5   +   5   =  

There are some gigs where it quickly becomes clear that you’re not just watching a performance – you’re taking part in a reunion. Tonight’s Flyte show is one of them.

After a rocky year which saw the departure of founder and guitarist Sam Berridge, the remaining three close-harmonising popsters set off on a mega-tour of the US in support of Jade Bird. Barely had the wheels of their jet touched down in London this week before they were on their way to Shoreditch to meet their faithful home crowd – and the love in the room for the returning heroes is obvious.

There’s something about bands like Flyte, bands that write high-quality, thoughtful folky pop, that brings out the best in crowds. The atmosphere in the Village Underground tonight is an artist’s dream: quiet for the quiet bits, singy for the singy bits, rapturous in the clappy bits. Stornoway (RIP) pulled off the same trick – making concert halls feel like living rooms, every gig a Sofar Session.

Flyte’s music sits sweetly on the line between complex and memorable – the faithful can engrave every lyric into their deepest soul, and the punters can have a good time bellowing ‘moon unit!’ The result is a crowd that’s not just out for a bender but committed to the songs, a crowd that’s probably used this music for healing and connection out in the world, not just for dancing in clubs. And that makes for a gig with a heart, a gig that goes both ways between artist and audience.When the lights go up on us mid-set, we cheer and cheer and cheer, not just for the song that’s just finished but for the band themselves, for the moments of wonder they’ve brought us, for the skill and beauty they’ve put into our lives. For the air of self-deprecation that surrounds them and for the awe that their music injects into our everyday lives. For those who have ears to hear, good music does more than just fill the space where otherwise there would be silence – it infuses colour and light into things like the daily commute, the evening meal, the time with loved ones. That’s what we’re celebrating with Flyte tonight.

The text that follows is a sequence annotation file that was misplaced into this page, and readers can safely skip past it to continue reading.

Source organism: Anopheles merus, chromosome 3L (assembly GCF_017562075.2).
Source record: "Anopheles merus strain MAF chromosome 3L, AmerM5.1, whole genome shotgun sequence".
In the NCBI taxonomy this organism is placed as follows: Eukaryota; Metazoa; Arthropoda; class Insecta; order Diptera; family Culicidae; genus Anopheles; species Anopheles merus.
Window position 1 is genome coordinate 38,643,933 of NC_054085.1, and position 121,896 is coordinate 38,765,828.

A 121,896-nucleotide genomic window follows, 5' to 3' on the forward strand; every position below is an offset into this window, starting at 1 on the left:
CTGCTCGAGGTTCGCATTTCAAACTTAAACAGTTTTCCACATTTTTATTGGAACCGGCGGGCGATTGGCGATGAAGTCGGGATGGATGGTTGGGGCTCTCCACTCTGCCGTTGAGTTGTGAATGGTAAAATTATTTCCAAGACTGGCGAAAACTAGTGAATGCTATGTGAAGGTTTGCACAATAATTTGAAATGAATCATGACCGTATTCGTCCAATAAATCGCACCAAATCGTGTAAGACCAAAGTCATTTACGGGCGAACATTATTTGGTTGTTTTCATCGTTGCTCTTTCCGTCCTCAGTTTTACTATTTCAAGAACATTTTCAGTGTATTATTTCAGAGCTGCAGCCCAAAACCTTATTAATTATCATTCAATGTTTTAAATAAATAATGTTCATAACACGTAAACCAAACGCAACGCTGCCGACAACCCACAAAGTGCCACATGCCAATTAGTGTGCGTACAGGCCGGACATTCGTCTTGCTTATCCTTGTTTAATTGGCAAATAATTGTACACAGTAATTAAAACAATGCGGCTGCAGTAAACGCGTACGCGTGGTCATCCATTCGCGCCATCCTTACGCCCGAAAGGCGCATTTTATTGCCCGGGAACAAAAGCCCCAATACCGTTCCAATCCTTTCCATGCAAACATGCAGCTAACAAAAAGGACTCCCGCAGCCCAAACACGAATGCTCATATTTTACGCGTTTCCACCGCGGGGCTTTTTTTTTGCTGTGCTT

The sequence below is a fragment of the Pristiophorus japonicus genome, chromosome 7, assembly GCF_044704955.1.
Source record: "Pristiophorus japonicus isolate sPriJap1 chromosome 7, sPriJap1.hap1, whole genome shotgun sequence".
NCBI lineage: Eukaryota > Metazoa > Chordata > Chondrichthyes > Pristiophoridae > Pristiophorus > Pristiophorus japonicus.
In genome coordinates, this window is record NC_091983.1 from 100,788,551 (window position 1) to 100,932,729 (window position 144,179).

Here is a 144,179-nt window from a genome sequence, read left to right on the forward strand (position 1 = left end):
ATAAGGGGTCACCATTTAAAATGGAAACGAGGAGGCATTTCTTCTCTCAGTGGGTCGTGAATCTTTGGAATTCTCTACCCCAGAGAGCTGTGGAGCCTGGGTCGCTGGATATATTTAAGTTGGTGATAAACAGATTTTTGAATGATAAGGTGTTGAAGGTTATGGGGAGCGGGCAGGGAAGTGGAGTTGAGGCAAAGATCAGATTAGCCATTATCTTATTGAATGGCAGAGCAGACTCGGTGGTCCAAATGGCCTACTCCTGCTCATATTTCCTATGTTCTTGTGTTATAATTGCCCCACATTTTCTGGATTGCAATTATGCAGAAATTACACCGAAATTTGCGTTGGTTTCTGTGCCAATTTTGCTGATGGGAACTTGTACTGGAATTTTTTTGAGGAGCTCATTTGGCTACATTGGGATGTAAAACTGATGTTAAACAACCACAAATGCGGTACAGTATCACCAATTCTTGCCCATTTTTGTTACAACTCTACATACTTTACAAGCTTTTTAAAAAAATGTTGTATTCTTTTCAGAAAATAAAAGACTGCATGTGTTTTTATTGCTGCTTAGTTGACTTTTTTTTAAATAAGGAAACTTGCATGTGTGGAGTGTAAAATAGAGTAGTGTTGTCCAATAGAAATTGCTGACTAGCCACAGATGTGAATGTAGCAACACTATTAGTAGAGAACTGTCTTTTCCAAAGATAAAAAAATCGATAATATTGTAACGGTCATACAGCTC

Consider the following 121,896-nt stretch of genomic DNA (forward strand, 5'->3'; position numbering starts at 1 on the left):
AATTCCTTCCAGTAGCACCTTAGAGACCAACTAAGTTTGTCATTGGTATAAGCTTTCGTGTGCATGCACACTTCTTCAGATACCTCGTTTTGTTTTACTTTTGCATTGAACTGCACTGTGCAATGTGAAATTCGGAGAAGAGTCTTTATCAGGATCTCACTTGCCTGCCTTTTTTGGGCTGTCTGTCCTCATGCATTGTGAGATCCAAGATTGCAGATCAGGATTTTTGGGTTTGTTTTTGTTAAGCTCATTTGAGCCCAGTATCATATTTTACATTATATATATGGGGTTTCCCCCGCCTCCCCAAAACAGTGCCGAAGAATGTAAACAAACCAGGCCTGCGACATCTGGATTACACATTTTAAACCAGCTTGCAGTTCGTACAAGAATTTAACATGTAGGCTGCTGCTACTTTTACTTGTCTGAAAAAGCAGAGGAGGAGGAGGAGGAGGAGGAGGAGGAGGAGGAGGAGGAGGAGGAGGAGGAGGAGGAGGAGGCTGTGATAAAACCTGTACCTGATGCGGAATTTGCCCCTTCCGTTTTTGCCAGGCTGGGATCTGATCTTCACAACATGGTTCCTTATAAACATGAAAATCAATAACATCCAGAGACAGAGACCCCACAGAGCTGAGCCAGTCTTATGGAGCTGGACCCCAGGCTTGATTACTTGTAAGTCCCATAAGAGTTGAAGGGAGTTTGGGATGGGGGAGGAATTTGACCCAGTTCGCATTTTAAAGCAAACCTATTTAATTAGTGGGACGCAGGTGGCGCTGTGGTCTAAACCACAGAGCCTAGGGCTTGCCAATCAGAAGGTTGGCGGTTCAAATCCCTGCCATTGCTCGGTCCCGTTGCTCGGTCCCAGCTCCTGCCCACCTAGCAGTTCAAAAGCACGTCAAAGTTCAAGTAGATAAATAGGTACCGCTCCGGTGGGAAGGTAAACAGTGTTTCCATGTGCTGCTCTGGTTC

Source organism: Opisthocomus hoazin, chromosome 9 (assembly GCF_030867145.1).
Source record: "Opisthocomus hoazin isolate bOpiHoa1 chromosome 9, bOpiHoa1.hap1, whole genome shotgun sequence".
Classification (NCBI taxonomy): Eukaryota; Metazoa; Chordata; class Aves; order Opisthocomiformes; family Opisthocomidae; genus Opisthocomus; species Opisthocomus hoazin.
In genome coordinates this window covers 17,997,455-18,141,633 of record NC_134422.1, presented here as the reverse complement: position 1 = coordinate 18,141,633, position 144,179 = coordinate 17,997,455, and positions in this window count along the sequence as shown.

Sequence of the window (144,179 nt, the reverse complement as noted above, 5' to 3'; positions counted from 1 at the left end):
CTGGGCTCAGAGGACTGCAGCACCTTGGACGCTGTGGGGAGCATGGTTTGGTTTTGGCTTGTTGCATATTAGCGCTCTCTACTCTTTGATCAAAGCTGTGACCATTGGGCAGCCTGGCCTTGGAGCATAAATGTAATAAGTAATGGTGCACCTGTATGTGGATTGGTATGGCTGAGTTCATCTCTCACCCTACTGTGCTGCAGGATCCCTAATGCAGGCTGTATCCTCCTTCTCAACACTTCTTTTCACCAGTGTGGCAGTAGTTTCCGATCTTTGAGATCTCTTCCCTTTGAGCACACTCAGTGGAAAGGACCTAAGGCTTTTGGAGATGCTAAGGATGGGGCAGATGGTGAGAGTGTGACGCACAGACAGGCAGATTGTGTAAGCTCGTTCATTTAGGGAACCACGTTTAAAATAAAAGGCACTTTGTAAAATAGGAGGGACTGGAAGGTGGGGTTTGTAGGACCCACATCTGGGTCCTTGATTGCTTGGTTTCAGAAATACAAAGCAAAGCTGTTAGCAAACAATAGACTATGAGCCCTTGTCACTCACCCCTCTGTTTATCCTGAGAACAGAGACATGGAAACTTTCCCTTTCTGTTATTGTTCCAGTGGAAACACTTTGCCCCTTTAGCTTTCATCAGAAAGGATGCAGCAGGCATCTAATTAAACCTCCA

Quite apart from all this philosophising, there’s also just no arguing with Flyte’s musical chops. They made their name with otherworldly four-part harmony covers on YouTube, and that vocal skill is every bit as spine-tingling in person as you’d hope. Songs like ‘Light Me Up’ and ‘White Roses’ get gorgeous a cappella sections, ably boosted by Jess Staveley-Taylor of The Staves fame, who’s standing in for the aforementioned Berridge. Every note is nailed, and there’s just enough exploration of well-known material to keep it fresh and breathing without smothering the originals.

Even better, halfway through the set, we get a sneak preview of material from the band’s upcoming album and it’s predictably lovely. Back to that audience – nothing says ‘home crowd’ like getting an even bigger cheer for new songs than old ones. Watch this space – album two is set to be a good’un.

The set is short and sweet, but every minute of it feels triumphant. This is popular music at its best – organic, personal and close. We love Flyte and it’s not hard to see that they love us too. Long may they ride the thermals.

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